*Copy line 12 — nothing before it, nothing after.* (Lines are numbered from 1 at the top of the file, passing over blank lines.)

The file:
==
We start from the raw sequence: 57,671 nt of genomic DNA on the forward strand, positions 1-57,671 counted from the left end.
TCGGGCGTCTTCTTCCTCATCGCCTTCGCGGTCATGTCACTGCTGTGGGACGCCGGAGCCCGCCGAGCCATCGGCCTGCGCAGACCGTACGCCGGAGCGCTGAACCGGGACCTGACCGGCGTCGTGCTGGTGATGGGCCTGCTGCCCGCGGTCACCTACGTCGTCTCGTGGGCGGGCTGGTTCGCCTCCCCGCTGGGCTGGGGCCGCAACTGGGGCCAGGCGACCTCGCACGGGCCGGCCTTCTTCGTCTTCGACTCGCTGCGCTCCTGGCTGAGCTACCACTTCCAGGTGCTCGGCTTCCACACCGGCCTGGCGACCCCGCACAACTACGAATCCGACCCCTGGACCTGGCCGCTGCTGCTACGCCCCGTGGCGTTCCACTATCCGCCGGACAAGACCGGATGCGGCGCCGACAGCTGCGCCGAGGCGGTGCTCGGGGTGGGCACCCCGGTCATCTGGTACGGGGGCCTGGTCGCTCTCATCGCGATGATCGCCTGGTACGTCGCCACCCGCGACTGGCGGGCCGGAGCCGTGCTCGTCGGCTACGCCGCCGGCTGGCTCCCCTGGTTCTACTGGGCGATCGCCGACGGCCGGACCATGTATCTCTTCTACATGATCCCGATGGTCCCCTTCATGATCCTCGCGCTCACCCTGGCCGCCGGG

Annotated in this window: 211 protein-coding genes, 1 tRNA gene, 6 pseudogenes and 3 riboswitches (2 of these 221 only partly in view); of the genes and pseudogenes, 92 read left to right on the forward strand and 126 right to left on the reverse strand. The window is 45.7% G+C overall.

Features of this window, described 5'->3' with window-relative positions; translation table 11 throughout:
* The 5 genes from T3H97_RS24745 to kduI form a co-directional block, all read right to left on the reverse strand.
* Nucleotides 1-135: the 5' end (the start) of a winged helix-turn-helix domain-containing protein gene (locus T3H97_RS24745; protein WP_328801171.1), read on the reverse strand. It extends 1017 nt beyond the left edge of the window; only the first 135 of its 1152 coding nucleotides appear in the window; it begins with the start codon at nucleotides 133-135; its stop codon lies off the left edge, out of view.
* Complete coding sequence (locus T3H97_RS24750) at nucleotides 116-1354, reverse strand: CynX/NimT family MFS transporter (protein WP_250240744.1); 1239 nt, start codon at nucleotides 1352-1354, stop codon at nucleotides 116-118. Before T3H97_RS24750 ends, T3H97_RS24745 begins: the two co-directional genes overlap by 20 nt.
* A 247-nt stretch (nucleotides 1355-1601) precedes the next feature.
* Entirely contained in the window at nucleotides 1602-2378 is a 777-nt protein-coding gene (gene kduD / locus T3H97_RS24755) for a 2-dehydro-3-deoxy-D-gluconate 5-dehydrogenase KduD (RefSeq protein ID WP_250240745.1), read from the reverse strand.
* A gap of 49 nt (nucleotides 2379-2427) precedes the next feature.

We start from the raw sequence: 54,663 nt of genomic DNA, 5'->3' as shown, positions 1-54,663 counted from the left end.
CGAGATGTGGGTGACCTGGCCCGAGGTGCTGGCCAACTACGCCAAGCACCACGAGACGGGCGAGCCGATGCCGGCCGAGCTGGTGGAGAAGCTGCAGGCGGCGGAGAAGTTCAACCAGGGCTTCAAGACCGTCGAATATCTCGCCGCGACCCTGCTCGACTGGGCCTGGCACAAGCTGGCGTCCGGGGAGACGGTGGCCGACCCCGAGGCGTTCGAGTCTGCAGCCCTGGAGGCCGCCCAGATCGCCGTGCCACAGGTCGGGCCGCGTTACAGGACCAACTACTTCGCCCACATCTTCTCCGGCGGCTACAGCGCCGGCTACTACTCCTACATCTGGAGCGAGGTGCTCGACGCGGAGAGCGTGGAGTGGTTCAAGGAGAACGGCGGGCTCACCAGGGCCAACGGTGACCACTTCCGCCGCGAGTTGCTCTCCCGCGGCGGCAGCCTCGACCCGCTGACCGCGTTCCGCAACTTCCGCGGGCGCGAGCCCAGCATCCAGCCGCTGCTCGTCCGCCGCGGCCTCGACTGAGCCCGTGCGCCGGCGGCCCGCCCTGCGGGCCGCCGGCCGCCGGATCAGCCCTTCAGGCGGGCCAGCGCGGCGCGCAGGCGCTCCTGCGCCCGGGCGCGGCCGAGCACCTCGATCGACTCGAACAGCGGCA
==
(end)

CGAGATGTGGGTGACCTGGCCCGAGGTGCTGGCCAACTACGCCAAGCACCACGAGACGGGCGAGCCGATGCCGGCCGAGCTGGTGGAGAAGCTGCAGGCGGCGGAGAAGTTCAACCAGGGCTTCAAGACCGTCGAATATCTCGCCGCGACCCTGCTCGACTGGGCCTGGCACAAGCTGGCGTCCGGGGAGACGGTGGCCGACCCCGAGGCGTTCGAGTCTGCAGCCCTGGAGGCCGCCCAGATCGCCGTGCCACAGGTCGGGCCGCGTTACAGGACCAACTACTTCGCCCACATCTTCTCCGGCGGCTACAGCGCCGGCTACTACTCCTACATCTGGAGCGAGGTGCTCGACGCGGAGAGCGTGGAGTGGTTCAAGGAGAACGGCGGGCTCACCAGGGCCAACGGTGACCACTTCCGCCGCGAGTTGCTCTCCCGCGGCGGCAGCCTCGACCCGCTGACCGCGTTCCGCAACTTCCGCGGGCGCGAGCCCAGCATCCAGCCGCTGCTCGTCCGCCGCGGCCTCGACTGAGCCCGTGCGCCGGCGGCCCGCCCTGCGGGCCGCCGGCCGCCGGATCAGCCCTTCAGGCGGGCCAGCGCGGCGCGCAGGCGCTCCTGCGCCCGGGCGCGGCCGAGCACCTCGATCGACTCGAACAGCGGCA